Trade not aid. It’s an idea we hear quite a bit in reference to Africa. Last summer, when Barack Obama addressed the African Union – the first US president to do so – he made sure to bring it up: “So many Africans have told me, we don’t want just aid, we want trade that fuels progress.”
And yet, while trade might be the gateway to development, the statistics in Africa aren’t too impressive, especially when it comes to one of the biggest opportunities for growth: trade among African countries. In 2014 in Europe, for example, 69% of exports were to other countries on the continent. In Asia, that figure stood at 52% and in North America at 50%. Africa had the lowest level of intra-regional trade, at just 18%.
Movement from political will to policy action as far as improving regional cooperation is ongoing but remains slow to materialize. Customs procedures are onerous, visa restrictions are high, while failure to produce value-added goods and to diversify from natural resources and goods different from neighbouring countries continues to stifle trade.
There is one way of boosting intra-regional trade, and with it economic growth and development: technology. But for technology to be able to transform trade in Africa, there are a few important steps we must first take.
Getting the right infrastructure
Infrastructure development is a top developmental priority in Africa, particular in two critical areas: electricity and transport. Access to electricity forms the basis of an industrialized economy and hence trade; yet less than 30% of Africans have access to electricity, compared to about 40% in similar low-income countries from other regions. Unless we can do something to tackle this issue, we have no hope of increasing intra-regional trade in Africa.
More progress is being made in another area: transport. Africa is huge – far bigger than you’d think from looking at a map. Connecting this vast continent is not without its challenges, but already great investments are being made in major carriage ways and regional railway projects, such as the Standard Gauge Railway that will connect Kenya, Uganda, Rwanda and South Sudan.
That’s good but not good enough. In Africa, 90% of trade happens by sea, which means ports also need to be modernized, expanded and maintained so as to push greater trade volumes, enable government to collect more taxes and curb illegal activities.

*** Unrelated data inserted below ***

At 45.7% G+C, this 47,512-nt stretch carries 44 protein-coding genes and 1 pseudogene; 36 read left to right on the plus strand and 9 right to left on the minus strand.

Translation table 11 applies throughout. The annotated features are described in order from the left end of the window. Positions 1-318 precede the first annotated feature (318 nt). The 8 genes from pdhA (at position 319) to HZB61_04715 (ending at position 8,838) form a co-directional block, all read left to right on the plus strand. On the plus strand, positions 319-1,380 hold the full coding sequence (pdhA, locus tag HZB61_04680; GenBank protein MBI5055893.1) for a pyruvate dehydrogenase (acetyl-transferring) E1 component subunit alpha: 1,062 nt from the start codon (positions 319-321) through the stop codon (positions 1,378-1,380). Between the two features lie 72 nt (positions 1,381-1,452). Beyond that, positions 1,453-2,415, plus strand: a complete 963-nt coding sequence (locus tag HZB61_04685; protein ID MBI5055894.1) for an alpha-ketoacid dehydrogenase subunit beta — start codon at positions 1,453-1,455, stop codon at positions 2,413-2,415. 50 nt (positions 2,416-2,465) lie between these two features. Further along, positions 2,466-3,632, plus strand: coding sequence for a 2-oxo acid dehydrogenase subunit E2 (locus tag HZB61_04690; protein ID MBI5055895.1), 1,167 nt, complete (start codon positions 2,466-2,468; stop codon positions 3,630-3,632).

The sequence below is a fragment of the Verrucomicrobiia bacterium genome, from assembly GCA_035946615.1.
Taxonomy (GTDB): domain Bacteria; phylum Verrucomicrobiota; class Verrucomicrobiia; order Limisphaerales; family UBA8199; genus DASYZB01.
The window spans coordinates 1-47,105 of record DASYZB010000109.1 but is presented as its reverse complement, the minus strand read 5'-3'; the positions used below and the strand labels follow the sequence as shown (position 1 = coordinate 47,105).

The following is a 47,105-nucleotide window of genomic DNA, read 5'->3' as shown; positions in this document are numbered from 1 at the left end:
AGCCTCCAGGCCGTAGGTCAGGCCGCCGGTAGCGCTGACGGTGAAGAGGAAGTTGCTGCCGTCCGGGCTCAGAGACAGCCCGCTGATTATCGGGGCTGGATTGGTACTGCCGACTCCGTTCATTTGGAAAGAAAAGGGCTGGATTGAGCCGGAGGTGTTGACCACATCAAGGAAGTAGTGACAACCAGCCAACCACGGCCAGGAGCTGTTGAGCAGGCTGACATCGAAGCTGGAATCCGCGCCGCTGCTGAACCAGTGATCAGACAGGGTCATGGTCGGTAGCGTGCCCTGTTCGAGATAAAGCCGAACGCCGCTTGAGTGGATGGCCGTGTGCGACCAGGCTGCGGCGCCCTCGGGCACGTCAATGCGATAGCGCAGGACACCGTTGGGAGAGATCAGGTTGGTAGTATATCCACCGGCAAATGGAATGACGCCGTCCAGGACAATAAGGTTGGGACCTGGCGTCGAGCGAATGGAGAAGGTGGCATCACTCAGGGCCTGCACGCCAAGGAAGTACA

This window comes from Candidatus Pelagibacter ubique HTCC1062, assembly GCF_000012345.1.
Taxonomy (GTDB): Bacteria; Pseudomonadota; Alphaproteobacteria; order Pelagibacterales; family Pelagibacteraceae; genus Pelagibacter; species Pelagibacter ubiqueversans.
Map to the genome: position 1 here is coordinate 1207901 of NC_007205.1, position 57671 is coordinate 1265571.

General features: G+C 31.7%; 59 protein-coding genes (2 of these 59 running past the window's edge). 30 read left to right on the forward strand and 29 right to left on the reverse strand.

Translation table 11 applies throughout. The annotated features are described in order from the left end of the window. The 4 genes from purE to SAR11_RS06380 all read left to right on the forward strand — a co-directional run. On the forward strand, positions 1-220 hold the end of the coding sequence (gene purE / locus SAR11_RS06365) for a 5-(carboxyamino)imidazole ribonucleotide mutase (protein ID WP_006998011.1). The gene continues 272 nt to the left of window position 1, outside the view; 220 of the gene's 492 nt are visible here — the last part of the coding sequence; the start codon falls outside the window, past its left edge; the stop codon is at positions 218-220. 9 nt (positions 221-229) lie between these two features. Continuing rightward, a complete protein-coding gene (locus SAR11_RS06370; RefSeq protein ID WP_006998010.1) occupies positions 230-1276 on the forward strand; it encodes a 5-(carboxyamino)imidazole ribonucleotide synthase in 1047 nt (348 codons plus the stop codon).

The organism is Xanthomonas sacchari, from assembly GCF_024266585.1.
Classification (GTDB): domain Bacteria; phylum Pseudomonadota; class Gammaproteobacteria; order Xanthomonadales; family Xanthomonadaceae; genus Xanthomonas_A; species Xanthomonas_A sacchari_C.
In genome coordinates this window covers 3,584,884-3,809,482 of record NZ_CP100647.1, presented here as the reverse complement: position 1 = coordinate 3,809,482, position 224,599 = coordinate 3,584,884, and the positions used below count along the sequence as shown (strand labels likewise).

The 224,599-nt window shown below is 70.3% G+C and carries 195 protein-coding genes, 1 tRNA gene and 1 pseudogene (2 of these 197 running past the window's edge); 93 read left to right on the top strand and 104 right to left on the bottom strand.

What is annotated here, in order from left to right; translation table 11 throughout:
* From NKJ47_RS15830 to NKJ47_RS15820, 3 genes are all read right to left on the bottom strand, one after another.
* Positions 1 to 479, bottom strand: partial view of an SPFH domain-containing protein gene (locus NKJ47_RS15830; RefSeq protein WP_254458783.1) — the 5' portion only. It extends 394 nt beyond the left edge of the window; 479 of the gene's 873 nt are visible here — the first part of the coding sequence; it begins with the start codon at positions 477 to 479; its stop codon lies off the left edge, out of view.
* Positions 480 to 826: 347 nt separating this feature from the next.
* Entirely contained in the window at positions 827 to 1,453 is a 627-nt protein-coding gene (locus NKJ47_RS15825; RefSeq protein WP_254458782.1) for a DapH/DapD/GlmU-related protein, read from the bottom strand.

Internet for all
It’s not just with electricity access that Africa lags behind. It’s also with one of the most powerful tools for boosting trade, opening up new economic opportunities and fostering innovation and entrepreneurialism: the internet.
Some countries are leading the way – Nigeria, Egypt and Kenya, for example – but most countries on the continent are still far behind when it comes to internet penetration rates. While the global average stands at almost 50%, penetration rates in Africa were just 28.6% at the end of 2015. It’s such a priority issue that the Forum has launched an online conversation, #internetforall.
If we were able to connect more people on the continent, the boost to trade could be enormous. Apps such as M Farm, which connects buyers with farmers and enable farmers to sell goods at the correct market value, platforms such as Google’s Africa Connected, which allows entrepreneurs to use Google products to build their businesses, or Konga, an ecommerce platform known as Nigeria’s biggest online mall, are just two examples of how the internet could fuel trade.
But unlocking the power of the internet is about more than giving people a modem and letting them get on with it. The internet can only kick-start intra-regional trade if connection goes hand in hand with improved education and understanding of the numerous possibilities the internet can offer all levels of entrepreneurs.
There’s a long-standing discussion in Africa and beyond about the importance of STEM subjects. That isn’t the issue here. As we’ve seen in other regions, you don’t need a PhD in computer sciences to make the most of everything the internet has to offer. Instead, what matters is giving people opportunities to learn, create and innovate through affordable and consistent internet access, thereby fostering an entrepreneurial ecosystem. Africans need to go from being consumers of online content to being mass producers of it.
Governments must promote competition in the telecommunications sector, harmonize regional laws to ensure digital payments can be made across borders, and facilitate the movement, release and clearance of goods across borders. Technological solutions such as drones might be one way to go.
Trade that fuels progress
We know all too well the opportunities trade can offer for development and growth. Africa is in a unique position in that it has the chance to trade with an untapped market: itself. Nobody is saying that will be easy. But technology will go a long way to making this ambition a reality.